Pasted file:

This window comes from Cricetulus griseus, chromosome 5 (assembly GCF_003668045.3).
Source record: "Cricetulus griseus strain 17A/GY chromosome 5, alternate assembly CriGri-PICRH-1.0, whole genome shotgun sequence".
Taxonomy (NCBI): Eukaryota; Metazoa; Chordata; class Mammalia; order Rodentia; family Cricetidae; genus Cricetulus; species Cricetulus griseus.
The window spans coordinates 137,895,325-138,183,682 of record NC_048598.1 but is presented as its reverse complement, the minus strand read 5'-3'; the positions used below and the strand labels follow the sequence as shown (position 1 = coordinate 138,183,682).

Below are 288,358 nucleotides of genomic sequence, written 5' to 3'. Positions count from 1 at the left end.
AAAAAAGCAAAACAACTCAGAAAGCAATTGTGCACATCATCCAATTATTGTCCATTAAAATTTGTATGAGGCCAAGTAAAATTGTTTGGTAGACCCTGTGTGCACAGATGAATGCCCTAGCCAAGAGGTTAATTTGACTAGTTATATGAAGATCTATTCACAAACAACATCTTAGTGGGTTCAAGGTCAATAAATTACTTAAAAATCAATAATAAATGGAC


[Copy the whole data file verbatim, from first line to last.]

This window comes from Cricetulus griseus, chromosome 5 (assembly GCF_003668045.3).
Source record: "Cricetulus griseus strain 17A/GY chromosome 5, alternate assembly CriGri-PICRH-1.0, whole genome shotgun sequence".
Taxonomy (NCBI): Eukaryota; Metazoa; Chordata; class Mammalia; order Rodentia; family Cricetidae; genus Cricetulus; species Cricetulus griseus.
The window spans coordinates 137,895,325-138,183,682 of record NC_048598.1 but is presented as its reverse complement, the minus strand read 5'-3'; the positions used below and the strand labels follow the sequence as shown (position 1 = coordinate 138,183,682).

Below are 288,358 nucleotides of genomic sequence, written 5' to 3'. Positions count from 1 at the left end.
AAAAAAGCAAAACAACTCAGAAAGCAATTGTGCACATCATCCAATTATTGTCCATTAAAATTTGTATGAGGCCAAGTAAAATTGTTTGGTAGACCCTGTGTGCACAGATGAATGCCCTAGCCAAGAGGTTAATTTGACTAGTTATATGAAGATCTATTCACAAACAACATCTTAGTGGGTTCAAGGTCAATAAATTACTTAAAAATCAATAATAAATGGAC